Monday, February 18, 2013

Physical and Spiritual Communion

by M. J. Joachim

The Eucharist, the sacrament of our salvation accomplished by Christ on the cross, is also a sacrament of praise and thanksgiving for the work of creation. In the Eucharistic sacrifice the whole of creation loved by God is presented to the Father through the death and the resurrection of Christ. (Catechism of the Catholic Church, 1359)

Quotes like the aforementioned remind me of a story I read long ago about St. Margaret Mary and the Sacred Heart of Jesus. I don’t remember the title of the book, nor do I remember exact phrases and words therein. What I do remember is that exercising spiritual communion took on new meaning for me.

In a particular part of the book, St. Margaret Mary asked our Lord about not being able to receive frequent communion, because she was so sick. Jesus told her a story about a cup filled with gold and a cup filled with silver. He asked her which was more precious. She told Him that both were extremely precious, so she couldn’t be sure. Jesus explained to her that she was right. Both silver and gold are very precious indeed – just like receiving Jesus physically through the sacrament of Holy Communion, or receiving Him spiritually by inviting Him into one’s heart.

The point is that we can and always should have Jesus with us, through communion with Him. While it is true that we should receive Him frequently at Mass through the Eucharist, we also should receive Him as often as possible through the exercise of asking Him to enter our hearts through Spiritual Communion.

St. Margaret Mary Alacoque was born in 1647 in France, at a time when divisions from the Catholic Church were becoming more and more problematic. The protestant movement to separate from the Church was strengthening, while a few heresies were rearing their ugly heads, as well.

Margaret Mary suffered the loss of her father when she was only eight years old, and was sent to live with some nuns in a convent, because her mother did not have the means to care for all seven of her children. During her time in the convent, Margaret Mary also suffered a severe rheumatic illness, which kept her in bed for several years.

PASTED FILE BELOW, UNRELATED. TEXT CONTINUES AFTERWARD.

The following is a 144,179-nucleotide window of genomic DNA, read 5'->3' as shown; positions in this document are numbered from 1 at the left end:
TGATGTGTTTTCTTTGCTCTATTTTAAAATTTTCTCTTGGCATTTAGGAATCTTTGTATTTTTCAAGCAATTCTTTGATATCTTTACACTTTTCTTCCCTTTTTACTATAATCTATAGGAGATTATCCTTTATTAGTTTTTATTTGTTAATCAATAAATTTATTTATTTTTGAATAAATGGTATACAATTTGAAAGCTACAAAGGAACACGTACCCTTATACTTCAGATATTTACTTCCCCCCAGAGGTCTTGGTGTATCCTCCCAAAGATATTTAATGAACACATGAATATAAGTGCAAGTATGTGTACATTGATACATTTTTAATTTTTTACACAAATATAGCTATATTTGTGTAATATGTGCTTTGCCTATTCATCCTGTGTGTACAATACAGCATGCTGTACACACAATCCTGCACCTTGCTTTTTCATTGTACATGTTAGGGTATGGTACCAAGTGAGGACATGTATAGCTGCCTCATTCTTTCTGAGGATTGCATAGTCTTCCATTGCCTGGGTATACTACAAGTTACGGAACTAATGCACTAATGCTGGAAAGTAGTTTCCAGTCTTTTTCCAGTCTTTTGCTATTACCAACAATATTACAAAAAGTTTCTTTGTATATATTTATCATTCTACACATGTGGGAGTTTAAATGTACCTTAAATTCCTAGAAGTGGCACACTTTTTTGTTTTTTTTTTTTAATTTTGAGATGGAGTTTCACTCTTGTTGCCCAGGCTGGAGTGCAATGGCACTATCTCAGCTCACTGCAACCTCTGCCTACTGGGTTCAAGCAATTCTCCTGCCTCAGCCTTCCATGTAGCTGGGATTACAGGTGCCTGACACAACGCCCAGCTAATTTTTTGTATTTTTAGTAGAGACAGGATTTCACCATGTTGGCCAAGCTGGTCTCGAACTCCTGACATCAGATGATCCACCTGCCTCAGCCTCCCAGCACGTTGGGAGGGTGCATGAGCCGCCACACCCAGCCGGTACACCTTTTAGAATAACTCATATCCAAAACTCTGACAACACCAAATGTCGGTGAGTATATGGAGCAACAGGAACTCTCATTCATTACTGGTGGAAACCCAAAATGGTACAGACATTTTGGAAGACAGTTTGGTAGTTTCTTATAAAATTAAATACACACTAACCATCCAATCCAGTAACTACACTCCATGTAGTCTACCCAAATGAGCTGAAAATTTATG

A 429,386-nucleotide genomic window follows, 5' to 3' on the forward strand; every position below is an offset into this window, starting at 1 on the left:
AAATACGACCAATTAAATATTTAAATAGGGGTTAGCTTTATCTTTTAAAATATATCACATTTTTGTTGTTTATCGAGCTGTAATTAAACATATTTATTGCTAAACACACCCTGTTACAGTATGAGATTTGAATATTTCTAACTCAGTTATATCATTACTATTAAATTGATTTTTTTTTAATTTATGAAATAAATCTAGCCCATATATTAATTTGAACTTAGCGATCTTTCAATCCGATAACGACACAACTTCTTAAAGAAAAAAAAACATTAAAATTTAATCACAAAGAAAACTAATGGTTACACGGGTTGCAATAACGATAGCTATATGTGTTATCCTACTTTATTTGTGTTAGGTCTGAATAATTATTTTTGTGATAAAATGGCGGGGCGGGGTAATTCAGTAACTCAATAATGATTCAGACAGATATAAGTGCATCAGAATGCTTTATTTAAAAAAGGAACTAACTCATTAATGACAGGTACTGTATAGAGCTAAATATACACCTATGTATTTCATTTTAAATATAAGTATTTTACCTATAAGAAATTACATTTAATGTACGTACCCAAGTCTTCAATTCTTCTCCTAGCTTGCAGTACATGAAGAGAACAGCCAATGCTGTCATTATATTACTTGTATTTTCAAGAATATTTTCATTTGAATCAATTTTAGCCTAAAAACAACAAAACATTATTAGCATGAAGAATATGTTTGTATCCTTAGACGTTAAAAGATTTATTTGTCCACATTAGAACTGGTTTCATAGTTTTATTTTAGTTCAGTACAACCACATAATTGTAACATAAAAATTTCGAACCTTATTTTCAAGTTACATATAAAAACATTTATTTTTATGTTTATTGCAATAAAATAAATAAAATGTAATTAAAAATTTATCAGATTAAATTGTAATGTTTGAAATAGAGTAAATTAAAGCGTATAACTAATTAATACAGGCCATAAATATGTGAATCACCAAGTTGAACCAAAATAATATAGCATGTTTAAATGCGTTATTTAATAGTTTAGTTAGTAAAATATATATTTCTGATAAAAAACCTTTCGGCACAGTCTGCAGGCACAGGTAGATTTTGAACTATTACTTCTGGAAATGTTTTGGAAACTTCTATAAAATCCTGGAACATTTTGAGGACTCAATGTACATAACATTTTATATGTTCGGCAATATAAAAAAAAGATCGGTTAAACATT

Her illness prevented her from attending Mass on a regular basis, which grieved her very much, since she was unable to receive Jesus through the sacrament of Holy Communion. Perhaps this relates to the part I remember so well in the book I read. Jesus consoled Margaret Mary assuring her that her love for Him did not go unnoticed, and that she was in fact communing with Him quite frequently on a very personal level.

St. Margaret Mary became a nun. Saints Margaret Mary, and Jesuit priests and writers, Jean Eudes and Claude de la Columbiere, were chosen to promote devotion to the Sacred Heart of Jesus, during this difficult time in our Catholic Church history. “On repeated occasions, Jesus appeared to St. Margaret Mary Alacoque, a Visitation nun, in France, and during these apparitions He explained to her the devotion to His Sacred Heart as He wanted people to practice it.” (EWTN Devotionals)

Throughout this week, I will be sharing more about devotion to the Sacred Heart of Jesus, as well as writing a biographical post on our tenth pope. Please join me on this journey and share your thoughts and feelings in the comments.

Thank you for visiting Being Catholic.

Until next time, I wish you every good thing,

M. J.

Photo credit:  Batoni Sacred Heart, Pompeo Batoni (1708 – 1787), PD - US
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